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Today the Chicago Blackhawks announced identical eight-year contract extensions for forwards Jonathan Toews and Patrick Kane. They will run through the 2022-23 season, and each will carry an annual cap hit of $10.5 million a year. This is a lot of money, and it's also almost painfully reasonable.

Let's establish this first: there was no way the Blackhawks were going to let them go. They are franchise saviors, two of the 10 best hockey players in the world, and still early in their primes. Nothing Chicago could pay them now could come close to matching what they've done to raise the value of that franchise. But every deal still has to be looked at in the context of a salary cap league. And some smart folks have been quick to point out that Toews's and Kane's new contracts are right in line with those of their peers.


The problem with just looking at the raw numbers is the same one when looking at historic Hollywood box office numbers without factoring in inflation—they need to be adjusted for the era. This is the salary cap era, when a player's value needs to be weighed against the flexibility his deal leaves you to fill out a full roster.

The Blackhawks are doing these deals at a good time. The cap is $69 million this year, and is projected to rise to $75 million next year. Business appears to be good, so expect Toews and Kane to be downright bargains by the end of this decade, so long as they maintain their productivity.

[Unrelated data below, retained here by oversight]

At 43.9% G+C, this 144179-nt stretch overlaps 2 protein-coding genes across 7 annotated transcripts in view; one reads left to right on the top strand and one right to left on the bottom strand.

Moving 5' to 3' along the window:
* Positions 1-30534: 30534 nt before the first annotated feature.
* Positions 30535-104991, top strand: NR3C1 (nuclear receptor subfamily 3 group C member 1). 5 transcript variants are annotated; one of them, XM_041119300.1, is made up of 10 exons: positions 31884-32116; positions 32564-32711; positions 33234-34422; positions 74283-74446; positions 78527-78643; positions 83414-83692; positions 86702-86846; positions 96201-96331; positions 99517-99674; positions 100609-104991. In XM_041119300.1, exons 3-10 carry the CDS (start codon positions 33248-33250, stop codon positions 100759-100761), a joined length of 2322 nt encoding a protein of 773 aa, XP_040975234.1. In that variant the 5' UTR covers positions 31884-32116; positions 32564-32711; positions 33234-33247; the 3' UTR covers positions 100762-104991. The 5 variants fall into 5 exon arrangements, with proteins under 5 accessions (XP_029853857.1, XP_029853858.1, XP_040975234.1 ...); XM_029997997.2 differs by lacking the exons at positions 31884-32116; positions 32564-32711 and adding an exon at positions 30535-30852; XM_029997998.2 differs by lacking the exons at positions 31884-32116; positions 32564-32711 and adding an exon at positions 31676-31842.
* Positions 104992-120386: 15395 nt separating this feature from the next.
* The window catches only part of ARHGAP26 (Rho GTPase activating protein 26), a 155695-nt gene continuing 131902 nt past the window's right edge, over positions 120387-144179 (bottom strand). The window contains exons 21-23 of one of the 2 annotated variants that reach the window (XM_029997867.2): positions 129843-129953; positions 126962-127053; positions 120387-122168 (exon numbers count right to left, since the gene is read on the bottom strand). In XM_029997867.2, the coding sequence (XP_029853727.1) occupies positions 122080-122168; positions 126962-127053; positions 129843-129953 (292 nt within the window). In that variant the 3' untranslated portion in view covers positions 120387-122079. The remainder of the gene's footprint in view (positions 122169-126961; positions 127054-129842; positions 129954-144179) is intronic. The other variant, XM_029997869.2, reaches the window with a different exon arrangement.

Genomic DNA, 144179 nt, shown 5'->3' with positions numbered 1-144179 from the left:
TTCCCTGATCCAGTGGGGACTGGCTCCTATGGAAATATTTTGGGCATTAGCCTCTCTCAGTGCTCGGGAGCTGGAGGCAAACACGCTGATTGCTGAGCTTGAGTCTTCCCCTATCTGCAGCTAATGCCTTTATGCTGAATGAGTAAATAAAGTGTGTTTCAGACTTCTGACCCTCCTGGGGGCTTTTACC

Of course that means things look pretty grim for the Blackhawks at this moment. They're already pushing the cap for 2015-16 with just 15 players under contract. It'll likely mean parting ways with Marian Hossa or Patrick Sharp, or—crap—both. But that's the reality of building a team these days. There are tough choices every team has to make, and locking up two superduperstars doesn't absolve you of that. Stanley Cups aren't won or lost with the megacontracts, but with the scouting, drafting, and spending for the complementary pieces, the identifying and retaining talent for value. It's something Chicago's managed to do well so far, while teams like Pittsburgh has struggled. So while locking up Toews and Kane through 2023 is nice, it's just setting the parameters for the real hard work to come.

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